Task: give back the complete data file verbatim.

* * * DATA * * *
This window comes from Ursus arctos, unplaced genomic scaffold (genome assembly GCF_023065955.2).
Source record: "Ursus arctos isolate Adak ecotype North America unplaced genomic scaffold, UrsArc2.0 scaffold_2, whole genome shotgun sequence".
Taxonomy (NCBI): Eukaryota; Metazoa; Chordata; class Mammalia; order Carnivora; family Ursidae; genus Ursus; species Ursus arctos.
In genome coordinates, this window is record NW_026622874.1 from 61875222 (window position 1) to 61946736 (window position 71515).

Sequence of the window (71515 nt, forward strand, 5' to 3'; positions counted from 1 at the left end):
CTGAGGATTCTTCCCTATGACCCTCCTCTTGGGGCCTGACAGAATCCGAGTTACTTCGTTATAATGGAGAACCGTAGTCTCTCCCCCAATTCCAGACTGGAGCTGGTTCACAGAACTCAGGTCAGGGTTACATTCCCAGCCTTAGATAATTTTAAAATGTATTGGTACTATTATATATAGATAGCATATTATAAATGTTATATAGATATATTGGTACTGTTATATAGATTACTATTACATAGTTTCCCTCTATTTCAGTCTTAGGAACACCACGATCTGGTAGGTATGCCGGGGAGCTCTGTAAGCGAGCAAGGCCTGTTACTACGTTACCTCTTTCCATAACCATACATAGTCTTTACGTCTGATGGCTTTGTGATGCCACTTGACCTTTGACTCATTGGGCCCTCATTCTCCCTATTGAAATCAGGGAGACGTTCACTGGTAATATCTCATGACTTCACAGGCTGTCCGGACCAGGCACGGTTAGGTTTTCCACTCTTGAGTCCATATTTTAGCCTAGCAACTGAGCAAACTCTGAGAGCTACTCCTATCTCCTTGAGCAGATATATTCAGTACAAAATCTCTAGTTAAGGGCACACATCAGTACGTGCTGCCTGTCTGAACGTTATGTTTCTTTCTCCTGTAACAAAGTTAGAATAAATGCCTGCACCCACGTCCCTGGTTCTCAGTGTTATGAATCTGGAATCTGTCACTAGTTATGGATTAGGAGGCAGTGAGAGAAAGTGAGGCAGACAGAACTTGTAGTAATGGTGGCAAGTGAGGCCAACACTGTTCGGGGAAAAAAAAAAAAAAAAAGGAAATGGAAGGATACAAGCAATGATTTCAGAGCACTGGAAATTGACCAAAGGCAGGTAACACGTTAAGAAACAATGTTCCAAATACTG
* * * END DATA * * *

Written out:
This window comes from Ursus arctos, unplaced genomic scaffold (genome assembly GCF_023065955.2).
Source record: "Ursus arctos isolate Adak ecotype North America unplaced genomic scaffold, UrsArc2.0 scaffold_2, whole genome shotgun sequence".
Taxonomy (NCBI): Eukaryota; Metazoa; Chordata; class Mammalia; order Carnivora; family Ursidae; genus Ursus; species Ursus arctos.
In genome coordinates, this window is record NW_026622874.1 from 61875222 (window position 1) to 61946736 (window position 71515).

Sequence of the window (71515 nt, forward strand, 5' to 3'; positions counted from 1 at the left end):
CTGAGGATTCTTCCCTATGACCCTCCTCTTGGGGCCTGACAGAATCCGAGTTACTTCGTTATAATGGAGAACCGTAGTCTCTCCCCCAATTCCAGACTGGAGCTGGTTCACAGAACTCAGGTCAGGGTTACATTCCCAGCCTTAGATAATTTTAAAATGTATTGGTACTATTATATATAGATAGCATATTATAAATGTTATATAGATATATTGGTACTGTTATATAGATTACTATTACATAGTTTCCCTCTATTTCAGTCTTAGGAACACCACGATCTGGTAGGTATGCCGGGGAGCTCTGTAAGCGAGCAAGGCCTGTTACTACGTTACCTCTTTCCATAACCATACATAGTCTTTACGTCTGATGGCTTTGTGATGCCACTTGACCTTTGACTCATTGGGCCCTCATTCTCCCTATTGAAATCAGGGAGACGTTCACTGGTAATATCTCATGACTTCACAGGCTGTCCGGACCAGGCACGGTTAGGTTTTCCACTCTTGAGTCCATATTTTAGCCTAGCAACTGAGCAAACTCTGAGAGCTACTCCTATCTCCTTGAGCAGATATATTCAGTACAAAATCTCTAGTTAAGGGCACACATCAGTACGTGCTGCCTGTCTGAACGTTATGTTTCTTTCTCCTGTAACAAAGTTAGAATAAATGCCTGCACCCACGTCCCTGGTTCTCAGTGTTATGAATCTGGAATCTGTCACTAGTTATGGATTAGGAGGCAGTGAGAGAAAGTGAGGCAGACAGAACTTGTAGTAATGGTGGCAAGTGAGGCCAACACTGTTCGGGGAAAAAAAAAAAAAAAAAGGAAATGGAAGGATACAAGCAATGATTTCAGAGCACTGGAAATTGACCAAAGGCAGGTAACACGTTAAGAAACAATGTTCCAAATACTG